Hey there, I hope you’re doing well. You all have heard about ‘Repo rate’ once in your life. But, what does ‘repo rate’ means. Likewise, what is the impact of increasing the repo rate?
In this blog, we’ll cover the meaning of the Repo Rate along with the reason for increasing the Repo Rate. Lastly, you’ll get to know about the impact of the increasing Repo Rate with examples. So, keep reading till the end.
Meaning of the Repo Rate
The Repo rate is the rate of interest at which the Reserve Bank of India (RBI) lends money to commercial banks. ”Repo” means Repurchase Agreement or Repurchasing Option.
Decision of increasing the Repo Rate
On 4th May 2022, the Monetary Policy Committee (MPC) has decided to increase the REPO rate from 4 percent to 4.40 Percent i.e., the new REPO rate is 4.40 percent with prospective effect under the liquidity adjustment facility (LAF).
Reason for increasing REPO rate
The Reserve Bank of India has hiked the repo rate for the first time in almost two years. This comes at a time when inflation has been rising to an 18-month high (The inflation rate in April 2022 was 7.79 percent compared with December 2020 was 4.59 percent and the lowest during January 2021 which was 4.06 percent) amidst a rebound in domestic economic activity.
Repo rate is one of the methods used by RBI to control the flow of money in the market (Quantitative method for credit control).
Impact of increasing REPO rate
When the market is hit by inflation, RBI increases the repo rate, which leads to paying higher interest by the banks who borrow money during this period from the central bank which directly discourages the banks to borrow money, which in turn, reduces the supply of money in the market.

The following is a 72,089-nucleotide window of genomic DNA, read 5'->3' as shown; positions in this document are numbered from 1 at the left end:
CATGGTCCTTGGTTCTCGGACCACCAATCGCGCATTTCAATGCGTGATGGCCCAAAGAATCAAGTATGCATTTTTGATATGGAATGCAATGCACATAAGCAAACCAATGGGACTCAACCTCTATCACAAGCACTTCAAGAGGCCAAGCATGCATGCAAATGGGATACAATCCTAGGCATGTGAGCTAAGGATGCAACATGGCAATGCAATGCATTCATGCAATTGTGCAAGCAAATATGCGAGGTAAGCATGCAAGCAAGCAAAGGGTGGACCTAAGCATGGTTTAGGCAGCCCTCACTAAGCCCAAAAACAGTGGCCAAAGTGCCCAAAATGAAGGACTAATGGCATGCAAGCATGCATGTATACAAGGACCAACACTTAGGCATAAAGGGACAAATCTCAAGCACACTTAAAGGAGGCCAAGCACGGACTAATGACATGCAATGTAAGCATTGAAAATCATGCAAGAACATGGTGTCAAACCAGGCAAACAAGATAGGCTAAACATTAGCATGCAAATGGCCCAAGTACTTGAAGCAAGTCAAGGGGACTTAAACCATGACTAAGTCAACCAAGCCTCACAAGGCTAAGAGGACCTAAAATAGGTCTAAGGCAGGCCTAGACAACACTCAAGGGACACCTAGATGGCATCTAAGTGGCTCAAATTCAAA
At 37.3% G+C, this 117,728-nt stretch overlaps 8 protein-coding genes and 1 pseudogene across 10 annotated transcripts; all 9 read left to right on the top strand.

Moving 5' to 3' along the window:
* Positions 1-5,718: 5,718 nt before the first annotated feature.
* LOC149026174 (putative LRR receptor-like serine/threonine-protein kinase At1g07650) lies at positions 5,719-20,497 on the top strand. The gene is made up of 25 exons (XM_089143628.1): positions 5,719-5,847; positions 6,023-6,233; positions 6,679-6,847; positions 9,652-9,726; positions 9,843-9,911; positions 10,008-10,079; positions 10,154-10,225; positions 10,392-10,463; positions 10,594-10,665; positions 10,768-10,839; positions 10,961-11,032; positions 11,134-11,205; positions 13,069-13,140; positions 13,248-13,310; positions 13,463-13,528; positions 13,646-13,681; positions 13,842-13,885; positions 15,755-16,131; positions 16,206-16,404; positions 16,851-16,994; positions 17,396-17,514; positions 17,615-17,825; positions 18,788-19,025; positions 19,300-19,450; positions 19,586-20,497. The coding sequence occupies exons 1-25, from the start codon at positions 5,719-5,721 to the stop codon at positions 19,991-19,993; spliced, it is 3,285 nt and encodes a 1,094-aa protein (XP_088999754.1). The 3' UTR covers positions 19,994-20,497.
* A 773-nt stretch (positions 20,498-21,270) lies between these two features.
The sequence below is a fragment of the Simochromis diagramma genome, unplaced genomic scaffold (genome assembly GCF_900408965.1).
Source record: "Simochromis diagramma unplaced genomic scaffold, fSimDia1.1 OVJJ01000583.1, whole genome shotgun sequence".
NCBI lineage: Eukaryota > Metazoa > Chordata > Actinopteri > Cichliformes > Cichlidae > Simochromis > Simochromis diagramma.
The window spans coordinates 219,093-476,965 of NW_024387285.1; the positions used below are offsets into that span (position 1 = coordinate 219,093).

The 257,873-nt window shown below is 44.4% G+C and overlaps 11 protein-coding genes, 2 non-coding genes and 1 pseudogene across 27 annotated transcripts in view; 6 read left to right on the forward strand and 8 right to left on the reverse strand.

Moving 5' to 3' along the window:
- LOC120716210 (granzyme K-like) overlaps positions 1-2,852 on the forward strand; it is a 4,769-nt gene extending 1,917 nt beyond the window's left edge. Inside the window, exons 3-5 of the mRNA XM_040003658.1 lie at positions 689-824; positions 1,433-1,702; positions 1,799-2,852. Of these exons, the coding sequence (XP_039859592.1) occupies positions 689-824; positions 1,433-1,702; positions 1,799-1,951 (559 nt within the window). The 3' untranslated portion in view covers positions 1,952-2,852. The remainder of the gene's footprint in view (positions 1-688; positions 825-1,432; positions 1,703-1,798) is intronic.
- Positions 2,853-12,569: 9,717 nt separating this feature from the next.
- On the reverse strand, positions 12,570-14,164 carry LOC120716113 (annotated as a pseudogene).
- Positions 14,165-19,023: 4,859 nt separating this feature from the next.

Hence to cope with a higher rate of interest from RBI, commercials bank charge higher rates of interest to the borrowers of money from the bank (like home loans, education loans, car loans, and many more) and also increase the rate of interest of the Fixed deposit and other term deposit to attract more investment from the public and this helps to cope up with the inflation.
An increase in the Repo rate makes borrowing costlier and saving more attractive.
Example of the impact of increasing Repo Rate
For example, PNB said “the Repo Linked Lending Rate (RLLR) has been changed from 6.50 percent to 6.90 percent w.e.f. 01.06.2022 for existing customers. Afterward, for new customers, the revised RLLR will be effective from 07.05.2022. for a home loan.
For example, Kotak Mahindra Bank – the rate of interest on the popular, 390-day (12 months and 25 days) deposit has been increased by 30 bps to 5.5 percent and that on the 23-month deposit by 35 bps to 5.6 percent. Whereas, Bandhan Bank increases interest rates on FDs below Rs. 2 crores in one to two years of tenure by 50 basis points. These rates have come into effect from May 4.
Blog by: Mr. Rajesh Jakhotiya
Department of Commerce and Management
Biyani Group of Colleges, Jaipur
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